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We have the best government that money can buy. Video
We have the best government that money can buy.
Don't buy the house, buy the neighborhood.
The three most important factors in buying a home are, location, location, location!
How can you buy or sell the sky, the warmth of the land? The idea is strange to us. If we do not own the freshness of the air and the sparkle of the water, how can you buy them? Every part of the earth is sacred to my people.
Seeing is believing, and if an American success is to count for anything in the world it must be clothed in the raiment of property. As often as not it isn't the money itself that means anything; it is the use of money as the currency of the soul.
Lapham, Lewis H.
In the treaty councils the commissioners have claimed that our country had been sold to the Government. Suppose a white man should come to me and say, 'Joseph, I like your horses, and I want to buy them.' I say to him, 'No, my horses suit me, I will not sell them.' Then he goes to my neighbor, and says to him: 'Joseph has some good horses. I want to buy them, but he refuses to sell.' My neighbor answers, 'Pay me the money, and I will sell you Joseph's horses.' The white man returns to me and says, 'Joseph, I have bought your horses, and you must let me have them.' If we sold our lands to the Government, this is the way they were bought.
There are four ways in which you can spend money. You can spend your own money on yourself. When you do that, why then you really watch out what youâ€™re doing, and you try to get the most for your money. Then you can spend your own money on somebody else. For example, I buy a birthday present for someone. Well, then Iâ€™m not so careful about the content of the present, but Iâ€™m very careful about the cost. Then, I can spend somebody elseâ€™s money on myself. And if I spend somebody elseâ€™s money on myself, then Iâ€™m sure going to have a good lunch! Finally, I can spend somebody elseâ€™s money on somebody else. And if I spend somebody elseâ€™s money on somebody else, Iâ€™m not concerned about how much it is, and Iâ€™m not concerned about what I get. And thatâ€™s government. And thatâ€™s close to 40% of our national income.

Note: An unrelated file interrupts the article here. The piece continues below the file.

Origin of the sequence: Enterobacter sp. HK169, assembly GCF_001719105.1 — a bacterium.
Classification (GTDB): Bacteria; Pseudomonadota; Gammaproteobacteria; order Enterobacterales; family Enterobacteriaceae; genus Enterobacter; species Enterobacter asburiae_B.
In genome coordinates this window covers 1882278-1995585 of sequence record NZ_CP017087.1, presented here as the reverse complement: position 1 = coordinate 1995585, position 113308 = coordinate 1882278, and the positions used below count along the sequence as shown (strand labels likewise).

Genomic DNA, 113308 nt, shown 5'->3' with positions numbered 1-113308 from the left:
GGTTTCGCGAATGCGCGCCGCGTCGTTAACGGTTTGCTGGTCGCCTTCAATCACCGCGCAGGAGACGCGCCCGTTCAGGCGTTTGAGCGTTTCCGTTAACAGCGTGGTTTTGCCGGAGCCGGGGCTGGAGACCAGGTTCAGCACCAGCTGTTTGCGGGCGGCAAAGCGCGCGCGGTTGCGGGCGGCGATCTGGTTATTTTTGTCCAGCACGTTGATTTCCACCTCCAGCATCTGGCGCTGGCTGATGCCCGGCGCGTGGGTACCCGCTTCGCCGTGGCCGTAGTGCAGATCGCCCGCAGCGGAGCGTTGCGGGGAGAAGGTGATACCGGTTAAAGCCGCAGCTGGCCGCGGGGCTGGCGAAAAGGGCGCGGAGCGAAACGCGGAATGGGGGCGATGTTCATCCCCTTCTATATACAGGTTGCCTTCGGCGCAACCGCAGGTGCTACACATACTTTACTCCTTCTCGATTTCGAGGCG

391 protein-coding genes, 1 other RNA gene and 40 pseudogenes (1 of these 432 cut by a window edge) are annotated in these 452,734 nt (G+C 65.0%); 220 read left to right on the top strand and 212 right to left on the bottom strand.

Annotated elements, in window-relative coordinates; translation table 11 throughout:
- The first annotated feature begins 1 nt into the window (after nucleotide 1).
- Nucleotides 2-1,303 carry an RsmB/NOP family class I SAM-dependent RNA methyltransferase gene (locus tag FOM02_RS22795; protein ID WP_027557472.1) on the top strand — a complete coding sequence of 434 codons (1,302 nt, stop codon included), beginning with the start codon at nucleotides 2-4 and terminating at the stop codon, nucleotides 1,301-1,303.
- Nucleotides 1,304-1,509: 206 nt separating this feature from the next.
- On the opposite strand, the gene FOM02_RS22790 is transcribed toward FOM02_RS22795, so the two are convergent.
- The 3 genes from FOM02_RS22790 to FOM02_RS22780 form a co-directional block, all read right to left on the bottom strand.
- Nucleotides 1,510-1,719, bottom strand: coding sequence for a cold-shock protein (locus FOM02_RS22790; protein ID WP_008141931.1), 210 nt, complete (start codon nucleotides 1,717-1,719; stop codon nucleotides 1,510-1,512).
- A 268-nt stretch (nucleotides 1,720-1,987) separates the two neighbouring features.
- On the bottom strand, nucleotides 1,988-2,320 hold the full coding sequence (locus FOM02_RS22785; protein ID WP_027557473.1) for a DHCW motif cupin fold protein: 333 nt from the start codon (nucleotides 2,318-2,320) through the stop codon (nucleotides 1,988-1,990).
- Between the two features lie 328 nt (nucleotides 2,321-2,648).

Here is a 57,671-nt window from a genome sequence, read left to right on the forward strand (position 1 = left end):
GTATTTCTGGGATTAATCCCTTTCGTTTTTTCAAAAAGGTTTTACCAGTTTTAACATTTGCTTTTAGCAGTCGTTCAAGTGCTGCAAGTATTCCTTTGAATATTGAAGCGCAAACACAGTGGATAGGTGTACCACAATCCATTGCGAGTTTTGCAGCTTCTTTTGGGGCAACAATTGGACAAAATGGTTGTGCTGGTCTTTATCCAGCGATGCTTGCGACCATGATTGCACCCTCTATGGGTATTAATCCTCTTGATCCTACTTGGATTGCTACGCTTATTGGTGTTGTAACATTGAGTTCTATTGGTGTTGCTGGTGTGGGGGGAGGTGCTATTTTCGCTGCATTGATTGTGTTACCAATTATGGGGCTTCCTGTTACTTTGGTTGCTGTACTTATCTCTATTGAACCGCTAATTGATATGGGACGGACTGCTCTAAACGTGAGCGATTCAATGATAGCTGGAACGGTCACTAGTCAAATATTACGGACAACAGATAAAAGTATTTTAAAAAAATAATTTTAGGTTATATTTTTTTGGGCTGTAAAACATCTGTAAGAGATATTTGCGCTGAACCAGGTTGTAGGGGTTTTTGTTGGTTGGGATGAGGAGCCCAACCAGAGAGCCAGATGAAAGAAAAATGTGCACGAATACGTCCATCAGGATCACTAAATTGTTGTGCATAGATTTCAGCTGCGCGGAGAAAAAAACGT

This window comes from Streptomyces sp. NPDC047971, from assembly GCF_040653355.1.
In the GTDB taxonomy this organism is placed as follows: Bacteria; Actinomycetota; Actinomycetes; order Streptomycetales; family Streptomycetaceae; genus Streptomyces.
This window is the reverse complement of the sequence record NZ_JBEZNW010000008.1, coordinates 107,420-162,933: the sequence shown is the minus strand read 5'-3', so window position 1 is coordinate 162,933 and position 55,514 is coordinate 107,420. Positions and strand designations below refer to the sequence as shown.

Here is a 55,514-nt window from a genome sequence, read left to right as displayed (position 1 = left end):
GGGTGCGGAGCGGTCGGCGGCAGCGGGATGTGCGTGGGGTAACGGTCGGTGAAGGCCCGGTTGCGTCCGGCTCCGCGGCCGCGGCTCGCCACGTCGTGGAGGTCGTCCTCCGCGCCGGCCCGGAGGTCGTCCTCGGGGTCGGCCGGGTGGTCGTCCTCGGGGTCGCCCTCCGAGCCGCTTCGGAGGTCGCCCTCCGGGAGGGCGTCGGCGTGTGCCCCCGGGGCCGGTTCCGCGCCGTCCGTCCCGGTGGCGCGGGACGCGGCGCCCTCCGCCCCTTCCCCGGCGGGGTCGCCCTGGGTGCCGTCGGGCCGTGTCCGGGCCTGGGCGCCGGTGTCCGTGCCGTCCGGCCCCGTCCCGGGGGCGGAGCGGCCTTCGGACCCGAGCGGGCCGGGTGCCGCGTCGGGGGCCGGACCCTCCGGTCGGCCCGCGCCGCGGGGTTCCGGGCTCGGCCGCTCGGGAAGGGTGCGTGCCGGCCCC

Thanks to technology, what almost anybody can do has been multiplied a thousandfold, and our moral understanding about what we ought to do hasn't kept pace. ... You can have a test-tube baby or take a morning-after pill to keep from having a baby; you can satisfy your sexual urges in the privacy of your room by downloading Internet pornography, and you can keep your favorite music for free instead of buying it; you can keep your money in secret offshore bank accounts and purchase stock in cigarette companies that are exploiting impoverished Third World countries; and you can lay minefields, smuggle nuclear weapons in suitcases, make nerve gas, and drop "smart bombs" with pinpoint accuracy. Also, you can arrange to have a hundred dollars a month automatically sent from your bank account to provide education for ten girls in an Islamic country who otherwise would not learn to read and write, or to benefit a hundred malnourished people, or provide medical care for AIDS sufferers in Africa. You can use the Internet to organize citizen monitoring of environmental hazards, or to check the honesty and performance of government officials -- or to spy on your neighbors. Now, what ought we to do?
Dennett, Daniel C.
Never write an advertisement which you wouldn't want your own family to read. You wouldn't tell lies to your own wife. Don't tell them to mine. Do as you would be done by. If you tell lies about a product, you will be found out -- either by the Government, which will prosecute you, or by the consumer, who will punish you by not buying your product a second time. Good products can be sold by honest advertising. If you don't think the product is good, you have no business to be advertising it.
A new criterion has been added, the conservation of the environment so that in the long run life, including human life, can continue. This new consideration must be taken into account at all levels and in all departments of government and in the boardrooms of every industrial enterprise. It is no longer sufficient simply to quantify the elements of existence as in old-fashioned material economics; conservation means taking notice of the quality of existence as well...The problem is of course to give some value to that quality and perhaps the only way to do this is to try and work out the cost in terms of loss of amenities, loss of holiday and recreation facilities, loss of property values, loss of contact with nature, loss of health standards and loss of food resources, if proper conservation methods are not used. Looked at in that light it may well turn out that money spent on proper pollution control, urban and rural planning and the control of exploitation of wild stocks of plants or animals on land and in the sea, is the less expensive alternative in the long run...The conservation of nature, the proper care for the human environment and a general concern for the long-term future of the whole of our planet are absolutely vital if future generations are to have a chance to enjoy their existence on this earth.
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